Of course, pagination is not perfect. When compared to scrolling, clicking is inherently counterintuitive. Users have to exert more energy when navigating under pagination. When the clickable range of the page is too small, which is not uncommon, even a single click can become an annoyance to users as they have to constantly adjust their cursor positions before proceeding with the next step.

Another disadvantage of pagination is that it is not as immersive. The nature of pagination mean that there are going to be pauses in the process. As a result, users may stop the search process halfway, thinking that they have already browsed enough content. Therefore, under pagination, users tend to browse fewer quantities of content when compared to browsing using infinite scrolling.

The following scenarios call for the adaptation of pagination: when content needs to be pre-organized (i.e. e-commerce websites) and when content needs individual attention and not aimlessly explored. Products where a step-by-step usage guide is required serves as a good example when pagination functions better as the choice of navigation. MADJOR’s work on Restoria’s website exemplifies the effective design of pagination. Through clicking either the arrows or the page numbers, users can quickly go to their desired destination.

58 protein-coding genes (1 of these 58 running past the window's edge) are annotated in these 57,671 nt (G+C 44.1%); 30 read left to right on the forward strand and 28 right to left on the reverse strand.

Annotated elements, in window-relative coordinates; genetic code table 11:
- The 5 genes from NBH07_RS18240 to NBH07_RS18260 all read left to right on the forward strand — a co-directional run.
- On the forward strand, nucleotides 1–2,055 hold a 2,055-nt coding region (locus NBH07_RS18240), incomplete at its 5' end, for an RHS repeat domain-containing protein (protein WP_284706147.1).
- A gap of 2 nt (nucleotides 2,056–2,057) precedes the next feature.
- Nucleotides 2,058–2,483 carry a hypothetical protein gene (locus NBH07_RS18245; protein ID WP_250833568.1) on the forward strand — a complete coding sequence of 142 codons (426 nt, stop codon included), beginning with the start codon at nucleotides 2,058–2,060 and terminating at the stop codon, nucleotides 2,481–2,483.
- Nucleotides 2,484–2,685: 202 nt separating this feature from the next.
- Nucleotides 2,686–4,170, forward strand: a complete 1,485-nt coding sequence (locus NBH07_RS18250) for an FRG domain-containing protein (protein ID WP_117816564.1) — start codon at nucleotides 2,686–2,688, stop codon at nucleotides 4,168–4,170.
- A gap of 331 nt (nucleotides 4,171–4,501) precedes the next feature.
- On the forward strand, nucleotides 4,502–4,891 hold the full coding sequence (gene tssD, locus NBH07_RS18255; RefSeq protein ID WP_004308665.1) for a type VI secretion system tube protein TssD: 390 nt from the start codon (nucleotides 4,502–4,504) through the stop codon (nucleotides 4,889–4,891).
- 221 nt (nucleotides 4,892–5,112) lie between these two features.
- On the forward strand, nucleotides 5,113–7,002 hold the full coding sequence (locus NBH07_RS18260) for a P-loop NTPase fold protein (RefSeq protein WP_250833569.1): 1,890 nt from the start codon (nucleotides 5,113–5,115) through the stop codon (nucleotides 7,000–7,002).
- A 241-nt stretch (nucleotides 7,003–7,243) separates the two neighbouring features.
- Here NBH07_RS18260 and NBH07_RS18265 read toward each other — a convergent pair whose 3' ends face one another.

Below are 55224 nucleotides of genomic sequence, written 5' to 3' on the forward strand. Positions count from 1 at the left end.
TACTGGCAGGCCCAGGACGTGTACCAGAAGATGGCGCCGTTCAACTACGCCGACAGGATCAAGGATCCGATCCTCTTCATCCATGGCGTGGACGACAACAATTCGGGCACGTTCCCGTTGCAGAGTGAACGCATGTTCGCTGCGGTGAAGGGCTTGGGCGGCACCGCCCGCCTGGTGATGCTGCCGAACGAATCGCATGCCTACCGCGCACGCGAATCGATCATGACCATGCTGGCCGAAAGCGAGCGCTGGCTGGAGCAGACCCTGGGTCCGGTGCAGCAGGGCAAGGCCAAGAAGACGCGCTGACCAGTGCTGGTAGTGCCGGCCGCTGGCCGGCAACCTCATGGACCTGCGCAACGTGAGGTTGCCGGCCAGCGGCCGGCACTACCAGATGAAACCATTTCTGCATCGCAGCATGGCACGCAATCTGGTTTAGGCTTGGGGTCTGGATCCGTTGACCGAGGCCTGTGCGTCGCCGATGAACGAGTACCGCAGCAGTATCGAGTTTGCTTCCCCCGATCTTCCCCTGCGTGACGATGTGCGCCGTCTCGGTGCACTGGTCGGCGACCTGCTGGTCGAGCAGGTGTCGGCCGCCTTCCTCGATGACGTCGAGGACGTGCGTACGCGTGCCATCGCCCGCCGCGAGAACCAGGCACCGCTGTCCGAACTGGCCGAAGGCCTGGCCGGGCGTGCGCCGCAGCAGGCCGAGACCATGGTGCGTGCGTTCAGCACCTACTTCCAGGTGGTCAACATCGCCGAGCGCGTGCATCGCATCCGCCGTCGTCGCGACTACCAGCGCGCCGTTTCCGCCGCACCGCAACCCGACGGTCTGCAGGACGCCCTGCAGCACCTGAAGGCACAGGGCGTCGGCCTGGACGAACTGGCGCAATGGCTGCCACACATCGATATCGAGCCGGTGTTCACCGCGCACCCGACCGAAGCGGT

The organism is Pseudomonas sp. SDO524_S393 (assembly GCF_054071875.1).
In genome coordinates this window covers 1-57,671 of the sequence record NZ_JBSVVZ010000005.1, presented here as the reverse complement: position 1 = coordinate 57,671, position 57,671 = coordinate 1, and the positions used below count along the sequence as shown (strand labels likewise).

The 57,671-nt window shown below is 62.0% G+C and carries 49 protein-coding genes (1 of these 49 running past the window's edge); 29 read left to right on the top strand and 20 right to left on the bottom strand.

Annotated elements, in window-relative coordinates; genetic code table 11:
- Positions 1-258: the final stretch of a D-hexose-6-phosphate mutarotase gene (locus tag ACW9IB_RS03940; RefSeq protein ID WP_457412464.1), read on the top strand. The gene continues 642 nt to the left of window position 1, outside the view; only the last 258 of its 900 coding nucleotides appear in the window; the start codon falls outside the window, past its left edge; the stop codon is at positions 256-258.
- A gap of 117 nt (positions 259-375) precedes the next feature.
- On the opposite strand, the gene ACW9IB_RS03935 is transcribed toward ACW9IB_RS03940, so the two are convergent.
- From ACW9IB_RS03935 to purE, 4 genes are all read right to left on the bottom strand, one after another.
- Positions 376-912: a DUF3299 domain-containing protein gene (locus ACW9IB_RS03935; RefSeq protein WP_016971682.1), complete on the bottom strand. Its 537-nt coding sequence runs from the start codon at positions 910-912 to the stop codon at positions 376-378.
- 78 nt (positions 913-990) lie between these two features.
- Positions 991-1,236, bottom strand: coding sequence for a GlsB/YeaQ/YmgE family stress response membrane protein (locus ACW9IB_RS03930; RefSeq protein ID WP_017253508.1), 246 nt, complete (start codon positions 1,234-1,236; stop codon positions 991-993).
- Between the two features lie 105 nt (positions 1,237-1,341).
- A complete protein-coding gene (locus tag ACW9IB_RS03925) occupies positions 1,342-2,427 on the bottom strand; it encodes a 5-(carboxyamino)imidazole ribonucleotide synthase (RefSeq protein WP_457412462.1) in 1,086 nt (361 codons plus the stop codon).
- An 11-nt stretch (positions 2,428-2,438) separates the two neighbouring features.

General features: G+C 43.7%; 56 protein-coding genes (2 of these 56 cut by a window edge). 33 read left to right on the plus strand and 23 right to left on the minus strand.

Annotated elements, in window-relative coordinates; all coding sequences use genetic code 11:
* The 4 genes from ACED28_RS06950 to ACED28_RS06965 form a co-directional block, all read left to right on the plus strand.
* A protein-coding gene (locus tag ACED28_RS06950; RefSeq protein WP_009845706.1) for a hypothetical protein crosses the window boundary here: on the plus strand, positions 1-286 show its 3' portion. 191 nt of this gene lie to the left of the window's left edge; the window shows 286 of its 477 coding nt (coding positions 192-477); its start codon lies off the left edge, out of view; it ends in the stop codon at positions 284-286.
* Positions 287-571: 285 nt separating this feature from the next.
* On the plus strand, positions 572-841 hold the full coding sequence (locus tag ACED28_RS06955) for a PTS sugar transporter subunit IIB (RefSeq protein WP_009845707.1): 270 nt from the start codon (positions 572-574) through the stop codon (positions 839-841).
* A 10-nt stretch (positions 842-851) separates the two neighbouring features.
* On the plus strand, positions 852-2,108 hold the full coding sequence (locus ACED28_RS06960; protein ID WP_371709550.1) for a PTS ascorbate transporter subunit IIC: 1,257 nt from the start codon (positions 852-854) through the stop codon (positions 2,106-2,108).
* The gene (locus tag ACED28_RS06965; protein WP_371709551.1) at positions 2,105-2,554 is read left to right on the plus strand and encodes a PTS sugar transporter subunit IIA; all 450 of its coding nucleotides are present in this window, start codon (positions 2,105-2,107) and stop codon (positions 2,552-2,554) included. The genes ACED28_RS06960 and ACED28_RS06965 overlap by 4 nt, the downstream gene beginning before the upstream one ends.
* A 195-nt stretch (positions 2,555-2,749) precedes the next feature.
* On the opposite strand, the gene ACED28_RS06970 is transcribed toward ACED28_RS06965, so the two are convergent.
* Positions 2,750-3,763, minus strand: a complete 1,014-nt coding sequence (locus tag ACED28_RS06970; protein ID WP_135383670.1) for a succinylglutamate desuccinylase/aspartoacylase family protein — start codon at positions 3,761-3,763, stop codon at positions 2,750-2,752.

Another common application of pagination is the email interface. When the page displays around 10 to 20 results, users can quickly grasp the quantity of incoming mail and identify which ones need to be prioritized.


Through the comparison between infinite scrolling and pagination, it is clear that a seemingly simple decision can have great effects on brand expression and user experience. For UI/UX designers, it is important to work along with strategists and clients to better understand their needs as well as the brand’s positioning to ensure the end product can successfully achieve both business and brand objectives. Recognizing how different design choices interact with each other not only leads to a successful UI/UX design, but can also translate to success for the brand as a whole.